Guns, Drugs and Cars

This week’s JAMA released a comparison of major causes of injury death and how they contribute to the gap in life expectancy between the US and other high-income countries. Here are their findings:

Men in the comparison countries had a life expectancy advantage of 2.2 years over US men (78.6 years vs 76.4 years), as did women (83.4 years vs 81.2 years). The injury causes of death accounted for 48% (1.02 years) of the life expectancy gap among men. Firearm-related injuries accounted for 21% of the gap, drug poisonings 14%, and MVT [motor vehicle traffic] crashes 13%. Among women, these causes accounted for 19% (0.42 years) of the gap, with 4% from firearm-related injuries, 9% from drug poisonings, and 6% from MVT crashes. The 3 injury causes accounted for 6% of deaths among US men and 3% among US women.

These findings are also shown in tabular format here, in the paper’s Table 1:Screen Shot 2016-02-10 at 10.12.45 AM

What is simultaneously so hopeful and so frustrating about these findings is that all three causes of the mortality gap between the US and other high-income nations is that there are clear, proven public health answers to all three causes of injury (with thanks to Injury Epidemiologist Dr. Dawn Comstock for her scholarship and public health advocacy messages for all three).

  1. GUNS: I have written previously about prevention of gun violence deaths, including preventive technologies such as smart guns and required training for gun ownership (just as is required for vehicle licensure.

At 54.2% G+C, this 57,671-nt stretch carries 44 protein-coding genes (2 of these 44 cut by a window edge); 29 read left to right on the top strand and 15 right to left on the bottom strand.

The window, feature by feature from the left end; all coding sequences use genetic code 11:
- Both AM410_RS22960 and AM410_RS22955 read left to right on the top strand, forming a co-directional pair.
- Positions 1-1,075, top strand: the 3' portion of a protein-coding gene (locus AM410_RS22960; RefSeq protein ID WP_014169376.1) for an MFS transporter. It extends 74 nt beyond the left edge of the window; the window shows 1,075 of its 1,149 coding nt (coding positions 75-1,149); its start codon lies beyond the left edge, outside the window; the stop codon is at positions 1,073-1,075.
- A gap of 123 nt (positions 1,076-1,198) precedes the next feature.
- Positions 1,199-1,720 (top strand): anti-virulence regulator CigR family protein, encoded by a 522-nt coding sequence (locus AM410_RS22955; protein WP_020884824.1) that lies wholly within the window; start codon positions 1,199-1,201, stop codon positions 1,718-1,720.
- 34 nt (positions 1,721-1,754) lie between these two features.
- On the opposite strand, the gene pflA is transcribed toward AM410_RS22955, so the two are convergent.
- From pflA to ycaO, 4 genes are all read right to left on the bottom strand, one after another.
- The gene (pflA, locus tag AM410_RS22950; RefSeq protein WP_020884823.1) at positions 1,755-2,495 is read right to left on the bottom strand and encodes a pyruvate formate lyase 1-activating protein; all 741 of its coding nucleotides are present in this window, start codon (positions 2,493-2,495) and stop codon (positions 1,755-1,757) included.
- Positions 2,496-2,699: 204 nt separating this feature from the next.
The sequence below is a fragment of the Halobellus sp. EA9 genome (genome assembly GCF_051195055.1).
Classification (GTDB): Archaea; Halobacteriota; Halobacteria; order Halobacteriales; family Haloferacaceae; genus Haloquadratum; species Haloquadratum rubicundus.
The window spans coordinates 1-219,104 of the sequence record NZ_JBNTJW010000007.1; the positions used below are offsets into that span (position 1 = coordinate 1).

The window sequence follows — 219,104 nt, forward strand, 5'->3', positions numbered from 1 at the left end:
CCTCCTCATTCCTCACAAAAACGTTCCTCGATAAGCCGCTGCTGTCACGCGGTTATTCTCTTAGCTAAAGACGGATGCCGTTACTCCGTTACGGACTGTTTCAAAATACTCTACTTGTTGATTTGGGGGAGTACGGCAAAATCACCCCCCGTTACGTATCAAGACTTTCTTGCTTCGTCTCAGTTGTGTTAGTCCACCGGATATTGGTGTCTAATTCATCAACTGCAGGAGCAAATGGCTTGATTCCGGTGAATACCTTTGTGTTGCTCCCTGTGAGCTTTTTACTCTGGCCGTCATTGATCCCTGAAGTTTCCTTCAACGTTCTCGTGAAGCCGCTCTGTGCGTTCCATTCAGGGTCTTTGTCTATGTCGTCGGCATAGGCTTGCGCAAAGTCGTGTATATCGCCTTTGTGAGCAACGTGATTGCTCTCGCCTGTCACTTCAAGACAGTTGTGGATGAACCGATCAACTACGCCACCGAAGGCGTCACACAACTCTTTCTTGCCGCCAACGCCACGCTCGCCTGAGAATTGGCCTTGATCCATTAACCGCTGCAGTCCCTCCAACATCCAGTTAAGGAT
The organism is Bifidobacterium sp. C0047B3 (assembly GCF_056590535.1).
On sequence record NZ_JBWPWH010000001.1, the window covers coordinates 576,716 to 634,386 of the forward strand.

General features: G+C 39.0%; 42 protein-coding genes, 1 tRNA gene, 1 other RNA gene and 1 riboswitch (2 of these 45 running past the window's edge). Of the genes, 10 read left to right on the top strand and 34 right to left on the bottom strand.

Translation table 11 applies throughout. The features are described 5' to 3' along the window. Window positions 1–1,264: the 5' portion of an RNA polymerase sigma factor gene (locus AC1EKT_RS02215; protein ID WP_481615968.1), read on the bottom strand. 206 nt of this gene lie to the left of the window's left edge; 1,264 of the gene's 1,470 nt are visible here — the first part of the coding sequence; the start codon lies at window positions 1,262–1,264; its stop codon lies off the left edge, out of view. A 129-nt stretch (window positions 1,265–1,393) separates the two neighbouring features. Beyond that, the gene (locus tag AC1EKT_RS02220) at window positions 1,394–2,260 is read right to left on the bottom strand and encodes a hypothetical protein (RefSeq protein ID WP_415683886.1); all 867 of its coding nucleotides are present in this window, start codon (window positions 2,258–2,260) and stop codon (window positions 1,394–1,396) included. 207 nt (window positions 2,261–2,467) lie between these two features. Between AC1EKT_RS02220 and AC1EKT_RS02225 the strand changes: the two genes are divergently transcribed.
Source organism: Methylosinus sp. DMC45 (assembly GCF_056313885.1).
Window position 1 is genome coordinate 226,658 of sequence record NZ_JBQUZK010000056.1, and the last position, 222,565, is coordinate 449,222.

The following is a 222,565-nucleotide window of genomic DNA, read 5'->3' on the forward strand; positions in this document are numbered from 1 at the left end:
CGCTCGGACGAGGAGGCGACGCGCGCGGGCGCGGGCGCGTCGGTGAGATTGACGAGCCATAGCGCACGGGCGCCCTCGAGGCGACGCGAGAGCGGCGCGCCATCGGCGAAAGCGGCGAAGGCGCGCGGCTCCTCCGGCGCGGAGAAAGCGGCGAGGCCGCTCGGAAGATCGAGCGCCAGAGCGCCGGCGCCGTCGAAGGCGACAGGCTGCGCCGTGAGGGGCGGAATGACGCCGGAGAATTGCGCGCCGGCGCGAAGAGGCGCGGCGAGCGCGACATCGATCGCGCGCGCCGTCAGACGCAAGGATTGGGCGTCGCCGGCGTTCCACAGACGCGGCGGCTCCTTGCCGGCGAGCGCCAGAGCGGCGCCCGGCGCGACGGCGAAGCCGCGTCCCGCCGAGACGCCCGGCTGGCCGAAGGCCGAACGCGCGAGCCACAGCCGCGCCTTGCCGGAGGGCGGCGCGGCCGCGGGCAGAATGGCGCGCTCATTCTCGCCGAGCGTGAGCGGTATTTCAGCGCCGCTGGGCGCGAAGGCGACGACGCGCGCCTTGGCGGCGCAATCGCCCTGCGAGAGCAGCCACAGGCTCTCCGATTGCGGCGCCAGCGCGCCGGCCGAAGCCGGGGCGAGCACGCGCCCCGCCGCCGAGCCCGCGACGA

2. OPIOIDS: I have also written about some local approaches to the opioid epidemic, including efforts to educate prescribers to prescribe carefully and efforts to improve prescription drug records as well as better packaging to prevent pill bottles and marijuana edibles from falling into the wrong hands and mouths.
  3. MOTOR VEHICLES: Finally, for motor vehicle related deaths, public health solutions include enforcing our existing laws (e.g., drunk driving laws, penalties for driving with suspended licenses) and improving technology (e.g., easier-installation car seats).

Findings of the JAMA study have also been covered in the media.


Published by Marion Sills

I am a Professor of Pediatrics and Emergency Medicine at the University of Colorado. I work as a physician in the emergency departments of the Children's Hospital of Colorado and as a health services researcher at the University's Adult and Child Consortium for Health Outcomes (ACCORDS).

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